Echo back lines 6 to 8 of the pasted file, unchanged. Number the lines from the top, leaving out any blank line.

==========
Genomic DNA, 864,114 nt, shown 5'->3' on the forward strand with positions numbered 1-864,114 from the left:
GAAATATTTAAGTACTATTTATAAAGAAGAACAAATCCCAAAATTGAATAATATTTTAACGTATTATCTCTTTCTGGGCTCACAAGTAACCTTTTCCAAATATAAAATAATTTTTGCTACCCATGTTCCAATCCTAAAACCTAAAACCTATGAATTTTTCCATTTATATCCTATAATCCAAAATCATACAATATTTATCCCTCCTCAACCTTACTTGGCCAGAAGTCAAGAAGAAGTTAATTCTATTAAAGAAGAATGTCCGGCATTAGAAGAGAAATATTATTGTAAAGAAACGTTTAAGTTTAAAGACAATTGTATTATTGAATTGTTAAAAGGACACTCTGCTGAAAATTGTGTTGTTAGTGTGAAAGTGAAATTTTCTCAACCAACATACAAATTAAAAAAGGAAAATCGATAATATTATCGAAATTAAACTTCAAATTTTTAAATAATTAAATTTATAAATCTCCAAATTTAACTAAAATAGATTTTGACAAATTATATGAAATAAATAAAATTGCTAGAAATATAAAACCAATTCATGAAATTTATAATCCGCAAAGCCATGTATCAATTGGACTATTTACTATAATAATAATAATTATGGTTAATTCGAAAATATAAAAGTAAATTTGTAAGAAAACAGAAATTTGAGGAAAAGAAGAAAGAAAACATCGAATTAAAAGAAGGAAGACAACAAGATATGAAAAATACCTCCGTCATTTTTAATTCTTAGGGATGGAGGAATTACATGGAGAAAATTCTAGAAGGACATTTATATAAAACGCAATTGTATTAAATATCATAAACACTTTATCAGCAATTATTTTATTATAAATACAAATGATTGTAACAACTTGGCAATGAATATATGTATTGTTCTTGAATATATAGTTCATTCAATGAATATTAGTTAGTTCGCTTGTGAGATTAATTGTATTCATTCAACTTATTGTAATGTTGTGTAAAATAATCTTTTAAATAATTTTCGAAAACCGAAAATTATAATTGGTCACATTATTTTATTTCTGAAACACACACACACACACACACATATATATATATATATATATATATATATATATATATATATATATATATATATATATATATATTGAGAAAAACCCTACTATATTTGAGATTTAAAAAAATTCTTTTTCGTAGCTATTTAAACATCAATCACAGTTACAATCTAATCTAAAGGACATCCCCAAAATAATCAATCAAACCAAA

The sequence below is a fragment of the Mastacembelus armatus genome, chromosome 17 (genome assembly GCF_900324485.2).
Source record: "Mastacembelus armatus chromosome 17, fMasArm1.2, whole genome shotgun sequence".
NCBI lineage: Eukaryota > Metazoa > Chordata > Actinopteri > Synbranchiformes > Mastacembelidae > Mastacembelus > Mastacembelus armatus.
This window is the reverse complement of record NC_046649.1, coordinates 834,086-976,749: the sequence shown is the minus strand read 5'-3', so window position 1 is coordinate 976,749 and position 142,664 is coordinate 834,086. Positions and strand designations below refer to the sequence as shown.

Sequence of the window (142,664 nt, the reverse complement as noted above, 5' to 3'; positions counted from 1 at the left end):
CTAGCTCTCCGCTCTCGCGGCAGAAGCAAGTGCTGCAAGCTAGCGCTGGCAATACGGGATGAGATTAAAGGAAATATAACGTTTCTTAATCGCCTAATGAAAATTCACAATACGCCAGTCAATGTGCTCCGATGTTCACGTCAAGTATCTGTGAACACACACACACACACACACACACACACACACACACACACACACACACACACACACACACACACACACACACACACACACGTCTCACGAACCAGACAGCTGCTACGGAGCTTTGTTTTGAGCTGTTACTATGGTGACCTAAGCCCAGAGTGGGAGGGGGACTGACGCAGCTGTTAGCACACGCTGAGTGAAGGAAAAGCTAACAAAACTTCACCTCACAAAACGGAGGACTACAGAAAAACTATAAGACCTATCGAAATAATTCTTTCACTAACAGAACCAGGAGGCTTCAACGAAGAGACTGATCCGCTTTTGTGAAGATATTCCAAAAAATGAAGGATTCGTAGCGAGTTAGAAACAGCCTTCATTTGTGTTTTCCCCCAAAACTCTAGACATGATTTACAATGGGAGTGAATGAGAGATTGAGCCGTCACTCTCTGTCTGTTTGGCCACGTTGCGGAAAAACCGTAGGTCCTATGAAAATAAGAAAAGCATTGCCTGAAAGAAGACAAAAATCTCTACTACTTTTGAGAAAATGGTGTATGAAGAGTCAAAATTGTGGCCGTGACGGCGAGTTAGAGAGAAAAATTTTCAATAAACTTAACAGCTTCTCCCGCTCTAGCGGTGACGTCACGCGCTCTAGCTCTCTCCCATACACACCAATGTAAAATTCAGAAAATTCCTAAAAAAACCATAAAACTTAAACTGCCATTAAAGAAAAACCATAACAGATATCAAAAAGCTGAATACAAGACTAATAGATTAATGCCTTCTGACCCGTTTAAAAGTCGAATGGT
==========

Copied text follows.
This window is the reverse complement of record NC_046649.1, coordinates 834,086-976,749: the sequence shown is the minus strand read 5'-3', so window position 1 is coordinate 976,749 and position 142,664 is coordinate 834,086. Positions and strand designations below refer to the sequence as shown.

Sequence of the window (142,664 nt, the reverse complement as noted above, 5' to 3'; positions counted from 1 at the left end):
CTAGCTCTCCGCTCTCGCGGCAGAAGCAAGTGCTGCAAGCTAGCGCTGGCAATACGGGATGAGATTAAAGGAAATATAACGTTTCTTAATCGCCTAATGAAAATTCACAATACGCCAGTCAATGTGCTCCGATGTTCACGTCAAGTATCTGTGAACACACACACACACACACACACACACACACACACACACACACACACACACACACACACACACACACACACACACACACACGTCTCACGAACCAGACAGCTGCTACGGAGCTTTGTTTTGAGCTGTTACTATGGTGACCTAAGCCCAGAGTGGGAGGGGGACTGACGCAGCTGTTAGCACACGCTGAGTGAAGGAAAAGCTAACAAAACTTCACCTCACAAAACGGAGGACTACAGAAAAACTATAAGACCTATCGAAATAATTCTTTCACTAACAGAACCAGGAGGCTTCAACGAAGAGACTGATCCGCTTTTGTGAAGATATTCCAAAAAATGAAGGATTCGTAGCGAGTTAGAAACAGCCTTCATTTGTGTTTTCCCCCAAAACTCTAGACATGATTTACAATGGGAGTGAATGAGAGATTGAGCCGTCACTCTCTGTCTGTTTGGCCACGTTGCGGAAAAACCGTAGGTCCTATGAAAATAAGAAAAGCATTGCCTGAAAGAAGACAAAAATCTCTACTACTTTTGAGAAAATGGTGTATGAAGAGTCAAAATTGTGGCCGTGACGGCGAGTTAGAGAGAAAAATTTTCAATAAACTTAACAGCTTCTCCCGCTCTAGCGGTGACGTCACGCGCTCTAGCTCTCTCCCATACACACCAATGTAAAATTCAGAAAATTCCTAAAAAAACCATAAAACTTAAACTGCCATTAAAGAAAAACCATAACAGATATCAAAAAGCTGAATACAAGACTAATAGATTAATGCCTTCTGACCCGTTTAAAAGTCGAATGGT